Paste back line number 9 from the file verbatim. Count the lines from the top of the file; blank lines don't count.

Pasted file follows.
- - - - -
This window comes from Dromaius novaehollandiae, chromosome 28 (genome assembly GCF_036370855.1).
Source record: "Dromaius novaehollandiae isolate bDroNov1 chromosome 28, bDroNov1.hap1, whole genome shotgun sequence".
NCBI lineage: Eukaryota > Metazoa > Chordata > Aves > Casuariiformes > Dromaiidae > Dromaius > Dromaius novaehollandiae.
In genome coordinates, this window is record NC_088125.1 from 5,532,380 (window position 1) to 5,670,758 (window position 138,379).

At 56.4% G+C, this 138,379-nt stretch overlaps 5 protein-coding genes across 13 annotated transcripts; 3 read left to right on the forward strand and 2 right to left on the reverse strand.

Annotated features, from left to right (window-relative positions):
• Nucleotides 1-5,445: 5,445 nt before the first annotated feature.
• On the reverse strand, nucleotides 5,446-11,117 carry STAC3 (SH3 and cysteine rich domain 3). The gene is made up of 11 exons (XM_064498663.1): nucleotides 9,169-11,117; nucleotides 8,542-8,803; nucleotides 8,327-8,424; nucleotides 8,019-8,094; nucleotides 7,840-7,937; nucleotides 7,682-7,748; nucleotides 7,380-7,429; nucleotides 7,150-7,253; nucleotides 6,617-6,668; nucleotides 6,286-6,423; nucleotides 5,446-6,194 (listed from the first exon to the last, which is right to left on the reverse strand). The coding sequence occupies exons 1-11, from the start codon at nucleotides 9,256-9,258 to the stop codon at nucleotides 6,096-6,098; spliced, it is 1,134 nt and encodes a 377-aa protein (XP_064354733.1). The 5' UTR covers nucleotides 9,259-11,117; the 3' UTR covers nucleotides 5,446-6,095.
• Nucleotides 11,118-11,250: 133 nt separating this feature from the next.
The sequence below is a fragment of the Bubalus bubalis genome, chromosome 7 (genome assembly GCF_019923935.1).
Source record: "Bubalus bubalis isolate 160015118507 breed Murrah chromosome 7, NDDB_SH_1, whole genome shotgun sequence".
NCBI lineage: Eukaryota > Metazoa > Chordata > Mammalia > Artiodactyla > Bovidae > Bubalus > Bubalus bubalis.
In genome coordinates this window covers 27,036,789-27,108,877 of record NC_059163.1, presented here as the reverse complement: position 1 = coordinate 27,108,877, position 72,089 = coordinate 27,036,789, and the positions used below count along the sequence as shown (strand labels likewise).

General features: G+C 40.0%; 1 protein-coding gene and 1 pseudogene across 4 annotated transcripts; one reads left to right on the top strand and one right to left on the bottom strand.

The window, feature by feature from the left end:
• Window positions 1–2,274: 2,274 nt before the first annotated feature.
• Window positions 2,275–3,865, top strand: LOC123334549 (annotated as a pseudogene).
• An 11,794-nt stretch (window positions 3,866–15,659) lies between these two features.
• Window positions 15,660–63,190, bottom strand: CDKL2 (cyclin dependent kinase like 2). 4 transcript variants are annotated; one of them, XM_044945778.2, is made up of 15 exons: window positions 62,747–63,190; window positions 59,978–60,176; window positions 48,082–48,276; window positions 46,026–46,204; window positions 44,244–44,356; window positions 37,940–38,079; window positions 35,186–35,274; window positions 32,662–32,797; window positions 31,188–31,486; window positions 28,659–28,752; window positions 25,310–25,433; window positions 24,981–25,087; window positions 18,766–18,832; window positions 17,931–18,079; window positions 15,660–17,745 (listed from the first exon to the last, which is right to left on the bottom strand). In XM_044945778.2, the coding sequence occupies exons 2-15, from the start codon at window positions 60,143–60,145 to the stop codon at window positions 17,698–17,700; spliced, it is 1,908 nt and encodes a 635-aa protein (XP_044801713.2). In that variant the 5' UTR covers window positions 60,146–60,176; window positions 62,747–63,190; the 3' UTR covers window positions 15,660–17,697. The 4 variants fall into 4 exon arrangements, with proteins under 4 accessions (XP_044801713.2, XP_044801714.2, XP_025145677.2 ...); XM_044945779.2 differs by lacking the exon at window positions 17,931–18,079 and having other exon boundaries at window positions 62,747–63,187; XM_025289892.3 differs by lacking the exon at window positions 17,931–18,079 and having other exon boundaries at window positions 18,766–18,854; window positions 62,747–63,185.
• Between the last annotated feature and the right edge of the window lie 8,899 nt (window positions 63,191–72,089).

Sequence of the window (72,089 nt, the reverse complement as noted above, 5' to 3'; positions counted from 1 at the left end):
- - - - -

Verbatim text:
• Nucleotides 11,118-11,250: 133 nt separating this feature from the next.